A novel coronavirus (CoV) that causes a severe lower respiratory tract infection in humans, emerged in the Middle East region in 2012. This virus, named Middle East respiratory syndrome (MERS)-CoV, is phylogenetically related to bat CoVs, but other animal species like dromedary camels may potentially act as intermediate hosts by spreading the virus to humans. Although human to human transmission has been demonstrated, analysis of human MERS clusters indicated that chains of transmission were not self-sustaining, especially when infection control was implemented. Thus, timely identification of new MERS cases followed by their quarantine, combined with measures to limit spread of the virus from the (intermediate) host to humans, may be crucial in controlling the outbreak of this emerging CoV.

dx.doi.org/10.1016/j.coviro.2014.01.010, hdl.handle.net/1765/58303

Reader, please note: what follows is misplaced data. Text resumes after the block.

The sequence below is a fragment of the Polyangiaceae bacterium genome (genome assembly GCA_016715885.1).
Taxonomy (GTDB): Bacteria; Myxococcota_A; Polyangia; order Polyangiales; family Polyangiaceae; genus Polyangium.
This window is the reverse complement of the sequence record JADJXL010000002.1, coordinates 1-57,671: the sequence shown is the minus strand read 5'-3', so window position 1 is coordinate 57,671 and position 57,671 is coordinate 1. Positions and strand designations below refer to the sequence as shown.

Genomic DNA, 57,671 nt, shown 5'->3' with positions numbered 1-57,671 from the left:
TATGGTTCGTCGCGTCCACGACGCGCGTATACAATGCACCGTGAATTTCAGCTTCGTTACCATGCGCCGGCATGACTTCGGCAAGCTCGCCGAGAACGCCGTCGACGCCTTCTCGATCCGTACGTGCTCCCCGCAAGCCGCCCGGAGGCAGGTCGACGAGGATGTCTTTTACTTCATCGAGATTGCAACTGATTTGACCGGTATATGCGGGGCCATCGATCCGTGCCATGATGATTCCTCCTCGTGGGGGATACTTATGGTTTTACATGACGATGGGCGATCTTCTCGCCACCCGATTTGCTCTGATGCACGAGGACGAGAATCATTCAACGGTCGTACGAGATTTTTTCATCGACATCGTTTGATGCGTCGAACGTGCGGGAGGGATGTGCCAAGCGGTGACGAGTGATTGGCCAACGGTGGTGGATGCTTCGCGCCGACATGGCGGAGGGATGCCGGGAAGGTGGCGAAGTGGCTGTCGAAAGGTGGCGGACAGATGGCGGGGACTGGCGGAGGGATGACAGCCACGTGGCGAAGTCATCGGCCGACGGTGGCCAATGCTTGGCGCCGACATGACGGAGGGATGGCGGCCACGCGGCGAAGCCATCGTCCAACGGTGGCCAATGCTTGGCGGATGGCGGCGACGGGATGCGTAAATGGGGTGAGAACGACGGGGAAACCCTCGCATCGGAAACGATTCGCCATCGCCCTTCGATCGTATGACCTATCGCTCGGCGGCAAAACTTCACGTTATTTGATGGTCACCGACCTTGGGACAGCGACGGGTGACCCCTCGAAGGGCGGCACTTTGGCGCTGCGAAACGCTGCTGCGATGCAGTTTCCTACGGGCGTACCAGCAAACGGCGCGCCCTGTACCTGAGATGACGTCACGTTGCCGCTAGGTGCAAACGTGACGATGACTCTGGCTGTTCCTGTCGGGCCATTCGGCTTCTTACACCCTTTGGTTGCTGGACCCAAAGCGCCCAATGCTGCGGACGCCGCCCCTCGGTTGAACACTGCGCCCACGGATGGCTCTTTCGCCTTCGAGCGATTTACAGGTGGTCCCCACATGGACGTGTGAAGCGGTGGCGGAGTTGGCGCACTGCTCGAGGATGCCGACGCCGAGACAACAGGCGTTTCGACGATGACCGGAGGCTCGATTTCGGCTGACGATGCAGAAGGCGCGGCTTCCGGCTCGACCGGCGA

Current Opinion in Virology
This work was funded by the European Commission 7th Framework Programme; grant id fp7/223498 - European management platform for emerging and re-emerging infectious disease entities (EMPERIE), This work was funded by the European Commission 7th Framework Programme; grant id fp7/278976 - ANTIcipating the Global Onset of Novel Epidemics (ANTIGONE)
Department of Virology

Raj, V.S, Osterhaus, A.D.M.E, Fouchier, R.A.M, & Haagmans, B.L. (2014). MERS: Emergence of a novel human coronavirus. Current Opinion in Virology, 5(1), 58–62. doi:10.1016/j.coviro.2014.01.010